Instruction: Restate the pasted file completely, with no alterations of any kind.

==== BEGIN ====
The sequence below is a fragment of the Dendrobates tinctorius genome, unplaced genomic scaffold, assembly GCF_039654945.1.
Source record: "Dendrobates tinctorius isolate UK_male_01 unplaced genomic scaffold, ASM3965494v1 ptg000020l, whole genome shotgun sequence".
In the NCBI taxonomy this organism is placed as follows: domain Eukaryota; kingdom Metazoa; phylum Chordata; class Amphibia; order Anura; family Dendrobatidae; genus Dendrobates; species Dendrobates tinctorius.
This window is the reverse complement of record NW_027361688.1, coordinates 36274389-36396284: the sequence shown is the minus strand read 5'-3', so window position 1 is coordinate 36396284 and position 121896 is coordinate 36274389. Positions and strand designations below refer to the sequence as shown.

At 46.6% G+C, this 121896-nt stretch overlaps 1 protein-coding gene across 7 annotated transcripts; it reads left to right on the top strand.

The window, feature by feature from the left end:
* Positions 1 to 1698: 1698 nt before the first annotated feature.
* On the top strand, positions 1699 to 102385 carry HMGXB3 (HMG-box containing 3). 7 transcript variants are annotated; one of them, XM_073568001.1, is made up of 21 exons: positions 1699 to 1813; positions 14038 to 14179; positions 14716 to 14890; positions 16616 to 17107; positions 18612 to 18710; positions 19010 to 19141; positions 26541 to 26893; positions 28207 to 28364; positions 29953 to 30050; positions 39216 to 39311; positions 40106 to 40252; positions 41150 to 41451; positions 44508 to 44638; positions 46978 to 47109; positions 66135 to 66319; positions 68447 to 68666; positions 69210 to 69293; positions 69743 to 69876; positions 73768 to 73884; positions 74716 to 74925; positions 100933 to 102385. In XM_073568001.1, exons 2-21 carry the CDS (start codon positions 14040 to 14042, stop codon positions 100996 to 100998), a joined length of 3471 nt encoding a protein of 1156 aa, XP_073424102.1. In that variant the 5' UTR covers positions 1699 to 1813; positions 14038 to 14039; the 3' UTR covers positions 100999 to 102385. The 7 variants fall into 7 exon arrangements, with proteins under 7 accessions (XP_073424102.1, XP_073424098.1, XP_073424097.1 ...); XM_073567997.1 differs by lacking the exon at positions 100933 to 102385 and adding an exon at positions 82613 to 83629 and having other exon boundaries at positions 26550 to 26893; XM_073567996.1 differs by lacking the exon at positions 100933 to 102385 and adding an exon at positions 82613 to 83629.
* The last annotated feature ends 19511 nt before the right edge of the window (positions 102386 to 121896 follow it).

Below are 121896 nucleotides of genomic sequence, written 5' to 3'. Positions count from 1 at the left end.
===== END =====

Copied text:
The sequence below is a fragment of the Dendrobates tinctorius genome, unplaced genomic scaffold, assembly GCF_039654945.1.
Source record: "Dendrobates tinctorius isolate UK_male_01 unplaced genomic scaffold, ASM3965494v1 ptg000020l, whole genome shotgun sequence".
In the NCBI taxonomy this organism is placed as follows: domain Eukaryota; kingdom Metazoa; phylum Chordata; class Amphibia; order Anura; family Dendrobatidae; genus Dendrobates; species Dendrobates tinctorius.
This window is the reverse complement of record NW_027361688.1, coordinates 36274389-36396284: the sequence shown is the minus strand read 5'-3', so window position 1 is coordinate 36396284 and position 121896 is coordinate 36274389. Positions and strand designations below refer to the sequence as shown.

At 46.6% G+C, this 121896-nt stretch overlaps 1 protein-coding gene across 7 annotated transcripts; it reads left to right on the top strand.

The window, feature by feature from the left end:
* Positions 1 to 1698: 1698 nt before the first annotated feature.
* On the top strand, positions 1699 to 102385 carry HMGXB3 (HMG-box containing 3). 7 transcript variants are annotated; one of them, XM_073568001.1, is made up of 21 exons: positions 1699 to 1813; positions 14038 to 14179; positions 14716 to 14890; positions 16616 to 17107; positions 18612 to 18710; positions 19010 to 19141; positions 26541 to 26893; positions 28207 to 28364; positions 29953 to 30050; positions 39216 to 39311; positions 40106 to 40252; positions 41150 to 41451; positions 44508 to 44638; positions 46978 to 47109; positions 66135 to 66319; positions 68447 to 68666; positions 69210 to 69293; positions 69743 to 69876; positions 73768 to 73884; positions 74716 to 74925; positions 100933 to 102385. In XM_073568001.1, exons 2-21 carry the CDS (start codon positions 14040 to 14042, stop codon positions 100996 to 100998), a joined length of 3471 nt encoding a protein of 1156 aa, XP_073424102.1. In that variant the 5' UTR covers positions 1699 to 1813; positions 14038 to 14039; the 3' UTR covers positions 100999 to 102385. The 7 variants fall into 7 exon arrangements, with proteins under 7 accessions (XP_073424102.1, XP_073424098.1, XP_073424097.1 ...); XM_073567997.1 differs by lacking the exon at positions 100933 to 102385 and adding an exon at positions 82613 to 83629 and having other exon boundaries at positions 26550 to 26893; XM_073567996.1 differs by lacking the exon at positions 100933 to 102385 and adding an exon at positions 82613 to 83629.
* The last annotated feature ends 19511 nt before the right edge of the window (positions 102386 to 121896 follow it).

Below are 121896 nucleotides of genomic sequence, written 5' to 3'. Positions count from 1 at the left end.